Governing Borderless Threats

June 7, 2014 - Mediterranean Sea / Italy: Italian navy rescues asylum seekers traveling by boat off the coast of Africa. More than 2,000 migrants jammed in 25 boats arrived in Italy June 12, ending an international operation to rescue asylum seekers traveling from Libya. They were taken to three Italian ports and likely to be transferred to refugee centers inland. Hundreds of women and dozens of babies, were rescued by the frigate FREMM Bergamini as part of the Italian navy's "Mare Nostrum" operation, launched last year after two boats sank and more than 400 drowned. Favorable weather is encouraging thousands of migrants from Syria, Eritrea and other sub-Saharan countries to arrive on the Italian coast in the coming days. Cost of passage is in the 2,500 Euros range for Africans and 3,500 for Middle Easterners, per person. Over 50,000 migrants have landed Italy in 2014. Many thousands are in Libya waiting to make the crossing. (Massimo Sestini/Polaris)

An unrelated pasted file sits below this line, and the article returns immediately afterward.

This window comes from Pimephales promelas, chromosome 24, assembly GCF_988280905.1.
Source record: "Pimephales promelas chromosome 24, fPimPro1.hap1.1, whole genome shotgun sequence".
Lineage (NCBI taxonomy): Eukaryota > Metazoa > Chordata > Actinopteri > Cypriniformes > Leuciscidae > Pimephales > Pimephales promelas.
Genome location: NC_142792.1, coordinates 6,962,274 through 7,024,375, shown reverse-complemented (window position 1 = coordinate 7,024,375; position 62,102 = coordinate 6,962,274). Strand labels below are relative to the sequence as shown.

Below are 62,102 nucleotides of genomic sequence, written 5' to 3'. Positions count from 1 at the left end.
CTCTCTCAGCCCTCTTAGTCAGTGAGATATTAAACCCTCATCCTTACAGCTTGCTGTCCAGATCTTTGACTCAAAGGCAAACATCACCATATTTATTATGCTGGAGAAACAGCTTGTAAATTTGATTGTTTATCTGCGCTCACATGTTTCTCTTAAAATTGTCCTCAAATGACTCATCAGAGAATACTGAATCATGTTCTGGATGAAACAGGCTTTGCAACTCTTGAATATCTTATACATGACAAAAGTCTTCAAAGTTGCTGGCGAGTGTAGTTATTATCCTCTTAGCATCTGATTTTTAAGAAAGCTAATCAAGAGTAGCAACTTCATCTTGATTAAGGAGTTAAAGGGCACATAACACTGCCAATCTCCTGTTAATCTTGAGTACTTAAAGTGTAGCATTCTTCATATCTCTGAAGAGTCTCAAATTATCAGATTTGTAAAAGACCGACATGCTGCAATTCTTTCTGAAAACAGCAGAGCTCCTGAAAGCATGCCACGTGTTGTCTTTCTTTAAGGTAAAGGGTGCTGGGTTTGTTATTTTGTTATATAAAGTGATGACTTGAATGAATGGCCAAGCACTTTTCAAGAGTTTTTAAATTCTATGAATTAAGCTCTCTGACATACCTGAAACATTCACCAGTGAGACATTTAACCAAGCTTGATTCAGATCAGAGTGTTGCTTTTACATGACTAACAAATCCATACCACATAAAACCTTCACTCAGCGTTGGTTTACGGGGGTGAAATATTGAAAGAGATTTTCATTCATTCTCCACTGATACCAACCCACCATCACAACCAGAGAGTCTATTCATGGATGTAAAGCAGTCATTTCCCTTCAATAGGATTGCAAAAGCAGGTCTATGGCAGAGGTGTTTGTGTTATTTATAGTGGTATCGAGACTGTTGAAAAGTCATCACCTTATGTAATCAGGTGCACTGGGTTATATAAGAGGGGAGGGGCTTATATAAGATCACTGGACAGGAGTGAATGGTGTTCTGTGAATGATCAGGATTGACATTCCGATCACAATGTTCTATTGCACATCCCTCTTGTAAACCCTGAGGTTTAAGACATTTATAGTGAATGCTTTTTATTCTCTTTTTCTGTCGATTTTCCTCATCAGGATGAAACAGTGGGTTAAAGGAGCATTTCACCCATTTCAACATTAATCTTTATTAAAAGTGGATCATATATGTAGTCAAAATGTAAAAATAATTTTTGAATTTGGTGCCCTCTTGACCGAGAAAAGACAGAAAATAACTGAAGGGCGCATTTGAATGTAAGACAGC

Lee Jones discusses the changing landscape of securitization and sovereignty at The Disorder of Things:

The ‘solutions’ to non-traditional security threats thus often reinforce the very inequalities in power and resources that spawns them in the first place. Western donors and agencies are often directly complicit, working around entrenched interests instead of challenging them, in order to maintain access and ‘show results’. In the name of international security, they often exacerbate insecurity for the most disadvantaged, while doing little to control threats and risks. This can only change if, rather than seeking to manage and contain security problems, we challenge the structures that generate them – structures in which Western governments and agencies are often themselves directly implicated.


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